Why is the Coach ALWAYS responsible for athletes behaving badly?

football-lightingThis is a tough post for me because it is about an emotionally charged topic.  The recent allegations of hideous hazing incidents at Conestoga High School have really hit close to home.  As a parent, I feel sick to my stomach that incidents like this occur and that every day we continue to see examples of how vulnerable our children are in today’s society – vulnerable to egregious behavior on the part of their peers (often other minors), strangers, and adults in their lives – and yes, coaches.

But are coaches always at fault when athletes behave badly?  While again, I am sickened by the alleged incidents at Conestoga, I am also keenly aware of this particular coach’s character.  I know John Vogan because I coached for more than 10 years at Conestoga High School.  As a rowing coach, I often crossed paths with Coach Vogan during winter land training and I know him to be a man filled with care and concern for every one of his athletes.  An article written about Coach Vogan a few years ago, describes the coach I know.

The thing is, as the general public, we are angered that there was no locker room supervision.  I get that, but as a coach, I know I would rarely enter the locker room and now more than ever, coaches have to be very careful about being in a locker room with minors.  It’s a damned if you do, damned if you don’t situation for coaches.

Is there restroom supervision during school hours?  I would guess there is not.  Are teachers responsible for students’ behavior when they are not in the classroom?  No, they are not.  It seems that we hold coaches accountable for athletes at all times – whether we are with them or not. Have we decided to penalize the parents of those accused in the Conestoga incident?  It seems to me the parents of minor children should be held more accountable than a football coach for the actions of their children. First and foremost, parents should teach their children how to treat people and to stand up against this type of violence.  But, of course, we are blaming the coach.

When someone told me this week that Coach Vogan resigned and the rest of his staff was fired, I said, “that could have been my husband or I – quite easily, actually.”  When we were coaching at Conestoga, we found out our rowers were participating in a form of hazing behavior that had apparently been occurring annually.  We saw ourselves as diligent in making sure our athletes were respectful and followed our expectations for conduct, but we had NO IDEA they were acting outside of the boundaries we established while in school.  We weren’t at school; they came to us at a boathouse.  Could they have hazed one another while dressing in the locker room to come down to the boathouse for practice?  Absolutely.  Would we, as their coaches have known about it?  No, not unless we were told. Luckily, we were told and were able to address it to the team and the team leadership worked to help everyone understand the behavior was unacceptable.  I am also proud to say that when we coached these young people, officials and other coaches would approach my husband and I to tell us how well-behaved and respectful our athletes were – and we agreed.  But guess what?  These respectful young athletes also made mistakes and bad decisions and treated one another poorly at times – nothing as heinous as the current allegations, but they made bad decisions and misbehaved a lot.  We could only address what we knew about and I am confident there were many things we did not know about. From my experience with Coach Vogan, I know he definitely addressed athletes’ behaviors and actions throughout his tenure, but as coaches, we are not omnipresent.  We are highly focused on our team’s goals and individual athletes’ goals and may miss issues among the athletes.  If you have ever coached a competitive program, you know what I am talking about.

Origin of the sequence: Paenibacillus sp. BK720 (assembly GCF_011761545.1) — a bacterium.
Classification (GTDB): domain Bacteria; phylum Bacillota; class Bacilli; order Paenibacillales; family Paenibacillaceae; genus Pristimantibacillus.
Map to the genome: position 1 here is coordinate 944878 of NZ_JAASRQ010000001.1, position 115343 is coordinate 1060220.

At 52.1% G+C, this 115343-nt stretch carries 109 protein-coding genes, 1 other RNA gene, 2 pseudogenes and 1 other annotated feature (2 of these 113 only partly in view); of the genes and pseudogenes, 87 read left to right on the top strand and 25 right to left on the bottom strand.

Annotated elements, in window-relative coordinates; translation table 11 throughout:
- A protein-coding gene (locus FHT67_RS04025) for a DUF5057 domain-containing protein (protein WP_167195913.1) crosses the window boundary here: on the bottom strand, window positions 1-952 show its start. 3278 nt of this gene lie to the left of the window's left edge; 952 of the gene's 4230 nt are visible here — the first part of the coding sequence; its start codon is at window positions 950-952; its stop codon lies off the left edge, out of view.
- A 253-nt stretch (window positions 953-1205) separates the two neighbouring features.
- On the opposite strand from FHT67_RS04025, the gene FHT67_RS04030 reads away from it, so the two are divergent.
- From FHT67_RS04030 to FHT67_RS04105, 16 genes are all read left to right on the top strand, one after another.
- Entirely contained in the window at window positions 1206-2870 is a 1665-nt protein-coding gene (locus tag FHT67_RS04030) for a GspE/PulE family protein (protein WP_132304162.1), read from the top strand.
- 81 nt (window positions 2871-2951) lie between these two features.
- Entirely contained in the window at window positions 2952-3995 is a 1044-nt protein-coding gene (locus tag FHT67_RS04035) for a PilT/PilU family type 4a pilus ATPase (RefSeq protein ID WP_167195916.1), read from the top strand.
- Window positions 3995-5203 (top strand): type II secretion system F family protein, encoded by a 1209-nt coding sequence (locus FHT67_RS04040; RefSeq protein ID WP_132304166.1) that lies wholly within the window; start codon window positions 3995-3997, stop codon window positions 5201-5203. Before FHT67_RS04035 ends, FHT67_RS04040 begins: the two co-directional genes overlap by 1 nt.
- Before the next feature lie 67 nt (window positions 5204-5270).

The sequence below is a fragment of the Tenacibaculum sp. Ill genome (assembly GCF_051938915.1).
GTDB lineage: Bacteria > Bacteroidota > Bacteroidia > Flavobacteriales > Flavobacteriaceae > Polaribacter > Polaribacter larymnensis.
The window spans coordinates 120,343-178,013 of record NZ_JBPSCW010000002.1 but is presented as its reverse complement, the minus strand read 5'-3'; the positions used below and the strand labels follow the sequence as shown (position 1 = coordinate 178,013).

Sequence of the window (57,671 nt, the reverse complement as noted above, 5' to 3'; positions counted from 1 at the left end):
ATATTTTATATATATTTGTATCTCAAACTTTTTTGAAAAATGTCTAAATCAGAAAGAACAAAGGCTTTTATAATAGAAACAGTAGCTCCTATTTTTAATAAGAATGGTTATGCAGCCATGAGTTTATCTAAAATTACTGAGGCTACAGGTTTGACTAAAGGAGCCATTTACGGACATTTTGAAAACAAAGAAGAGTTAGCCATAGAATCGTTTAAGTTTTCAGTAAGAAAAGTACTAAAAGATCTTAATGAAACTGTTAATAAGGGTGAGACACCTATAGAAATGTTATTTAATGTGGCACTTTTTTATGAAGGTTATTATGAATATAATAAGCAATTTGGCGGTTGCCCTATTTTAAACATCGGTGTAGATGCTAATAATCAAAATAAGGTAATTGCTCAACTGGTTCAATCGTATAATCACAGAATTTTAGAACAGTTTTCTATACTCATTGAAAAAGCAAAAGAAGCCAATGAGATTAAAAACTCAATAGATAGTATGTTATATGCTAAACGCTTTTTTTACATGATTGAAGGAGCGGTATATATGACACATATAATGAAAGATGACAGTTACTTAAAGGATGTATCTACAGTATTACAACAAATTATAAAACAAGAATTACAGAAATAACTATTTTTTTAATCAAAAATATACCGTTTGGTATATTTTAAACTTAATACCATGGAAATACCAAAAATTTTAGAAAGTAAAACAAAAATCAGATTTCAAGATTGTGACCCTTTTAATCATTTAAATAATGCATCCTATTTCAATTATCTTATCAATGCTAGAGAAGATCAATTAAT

I only wish to stand beside Coach Vogan and the other coaches that are working hard to coach our children in a society eager to use coaches as scapegoats.  It is much easier to place blame on a coach than to keep the coach in place and work to implement strategies for prevention.  I don’t know the facts in this case or where fault lies, but I do know we can not blame a coach and stop there.

We need comprehensive, required hazing and violence prevention programs geared towards those participating in competitive sports and specialized training for their coaches.   Firing a good coach for his athletes’ behaviors will not prevent future incidents.  It is my hope that Conestoga High School, a school I passionately care about, will take the lead in creating highly effective prevention programs that could be replicated in high schools throughout the country.

My thoughts and prayers go out to everyone involved in this situation.